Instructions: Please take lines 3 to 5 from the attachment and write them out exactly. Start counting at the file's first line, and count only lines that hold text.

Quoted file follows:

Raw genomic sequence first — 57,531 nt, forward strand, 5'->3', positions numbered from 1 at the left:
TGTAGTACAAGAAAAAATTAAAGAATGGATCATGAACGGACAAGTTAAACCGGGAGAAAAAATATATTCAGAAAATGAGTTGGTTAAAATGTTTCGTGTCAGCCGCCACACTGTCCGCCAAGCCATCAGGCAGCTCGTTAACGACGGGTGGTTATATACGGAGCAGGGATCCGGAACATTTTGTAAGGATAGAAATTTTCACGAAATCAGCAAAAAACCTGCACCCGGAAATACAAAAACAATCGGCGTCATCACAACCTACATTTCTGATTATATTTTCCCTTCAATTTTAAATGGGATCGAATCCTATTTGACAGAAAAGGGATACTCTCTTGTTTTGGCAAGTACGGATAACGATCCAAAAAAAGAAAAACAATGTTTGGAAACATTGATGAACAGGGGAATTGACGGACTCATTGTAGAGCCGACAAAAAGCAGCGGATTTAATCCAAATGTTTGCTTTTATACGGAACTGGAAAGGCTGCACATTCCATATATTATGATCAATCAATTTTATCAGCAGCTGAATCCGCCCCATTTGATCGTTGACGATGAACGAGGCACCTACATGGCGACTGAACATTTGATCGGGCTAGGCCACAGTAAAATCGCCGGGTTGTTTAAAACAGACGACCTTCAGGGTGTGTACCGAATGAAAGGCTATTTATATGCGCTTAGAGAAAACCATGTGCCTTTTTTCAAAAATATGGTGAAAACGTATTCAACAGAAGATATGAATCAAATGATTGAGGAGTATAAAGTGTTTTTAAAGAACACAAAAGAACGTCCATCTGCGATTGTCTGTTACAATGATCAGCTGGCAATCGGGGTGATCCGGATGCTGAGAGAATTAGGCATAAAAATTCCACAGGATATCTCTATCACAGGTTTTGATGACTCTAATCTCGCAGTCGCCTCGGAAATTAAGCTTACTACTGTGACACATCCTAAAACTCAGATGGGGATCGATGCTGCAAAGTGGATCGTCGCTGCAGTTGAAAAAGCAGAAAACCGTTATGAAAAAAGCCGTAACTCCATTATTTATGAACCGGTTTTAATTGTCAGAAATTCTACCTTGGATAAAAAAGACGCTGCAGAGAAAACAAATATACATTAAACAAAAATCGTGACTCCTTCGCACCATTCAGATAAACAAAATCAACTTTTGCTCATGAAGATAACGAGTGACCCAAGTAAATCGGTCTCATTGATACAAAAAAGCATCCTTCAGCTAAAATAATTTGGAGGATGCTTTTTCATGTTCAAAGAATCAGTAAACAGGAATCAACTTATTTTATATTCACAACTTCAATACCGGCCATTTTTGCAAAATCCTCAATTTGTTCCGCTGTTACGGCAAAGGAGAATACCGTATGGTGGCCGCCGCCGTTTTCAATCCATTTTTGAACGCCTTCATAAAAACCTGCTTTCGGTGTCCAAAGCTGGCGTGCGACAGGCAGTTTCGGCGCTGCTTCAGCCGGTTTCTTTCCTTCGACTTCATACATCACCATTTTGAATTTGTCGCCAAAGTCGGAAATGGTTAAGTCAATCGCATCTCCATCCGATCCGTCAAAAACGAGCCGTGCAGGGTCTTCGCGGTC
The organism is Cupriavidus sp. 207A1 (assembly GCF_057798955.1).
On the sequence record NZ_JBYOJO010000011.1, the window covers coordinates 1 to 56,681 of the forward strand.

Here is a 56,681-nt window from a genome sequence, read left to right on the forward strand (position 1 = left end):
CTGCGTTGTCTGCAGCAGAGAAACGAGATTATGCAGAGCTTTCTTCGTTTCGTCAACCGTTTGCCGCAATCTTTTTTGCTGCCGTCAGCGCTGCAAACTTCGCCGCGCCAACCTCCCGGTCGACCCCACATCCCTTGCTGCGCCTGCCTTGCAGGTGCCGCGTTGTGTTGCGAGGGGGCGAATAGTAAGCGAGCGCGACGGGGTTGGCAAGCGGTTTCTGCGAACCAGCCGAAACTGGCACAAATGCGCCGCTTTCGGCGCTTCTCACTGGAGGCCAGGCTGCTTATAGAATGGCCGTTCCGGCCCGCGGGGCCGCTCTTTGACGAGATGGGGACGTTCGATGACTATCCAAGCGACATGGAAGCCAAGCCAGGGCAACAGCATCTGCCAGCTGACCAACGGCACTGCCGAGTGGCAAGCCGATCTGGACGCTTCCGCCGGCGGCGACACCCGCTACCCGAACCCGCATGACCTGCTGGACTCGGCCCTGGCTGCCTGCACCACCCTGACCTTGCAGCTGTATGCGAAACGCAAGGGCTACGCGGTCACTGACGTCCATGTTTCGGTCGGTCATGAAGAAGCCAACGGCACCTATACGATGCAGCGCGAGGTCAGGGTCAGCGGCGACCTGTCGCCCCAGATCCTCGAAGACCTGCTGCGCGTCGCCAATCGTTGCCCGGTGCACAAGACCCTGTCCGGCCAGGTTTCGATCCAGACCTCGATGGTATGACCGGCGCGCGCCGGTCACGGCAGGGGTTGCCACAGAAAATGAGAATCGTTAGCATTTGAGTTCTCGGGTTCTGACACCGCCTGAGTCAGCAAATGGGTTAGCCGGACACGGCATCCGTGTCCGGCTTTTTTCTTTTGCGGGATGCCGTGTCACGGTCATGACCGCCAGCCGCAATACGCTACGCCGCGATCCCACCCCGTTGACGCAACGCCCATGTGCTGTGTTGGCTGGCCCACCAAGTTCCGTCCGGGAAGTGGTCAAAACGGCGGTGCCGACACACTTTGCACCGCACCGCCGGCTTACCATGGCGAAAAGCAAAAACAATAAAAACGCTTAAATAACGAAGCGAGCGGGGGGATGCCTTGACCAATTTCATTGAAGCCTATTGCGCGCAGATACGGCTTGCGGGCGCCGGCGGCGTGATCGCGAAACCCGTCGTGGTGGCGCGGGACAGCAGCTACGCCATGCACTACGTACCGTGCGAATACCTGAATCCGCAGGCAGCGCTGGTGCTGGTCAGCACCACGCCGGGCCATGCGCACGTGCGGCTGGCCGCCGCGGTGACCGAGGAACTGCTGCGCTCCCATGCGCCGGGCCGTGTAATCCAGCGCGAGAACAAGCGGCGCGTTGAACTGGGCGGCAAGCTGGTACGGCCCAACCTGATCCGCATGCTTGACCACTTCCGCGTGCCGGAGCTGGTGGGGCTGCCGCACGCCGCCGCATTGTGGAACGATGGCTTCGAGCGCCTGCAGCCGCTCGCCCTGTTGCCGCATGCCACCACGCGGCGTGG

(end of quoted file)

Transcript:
The organism is Cupriavidus sp. 207A1 (assembly GCF_057798955.1).
On the sequence record NZ_JBYOJO010000011.1, the window covers coordinates 1 to 56,681 of the forward strand.

Here is a 56,681-nt window from a genome sequence, read left to right on the forward strand (position 1 = left end):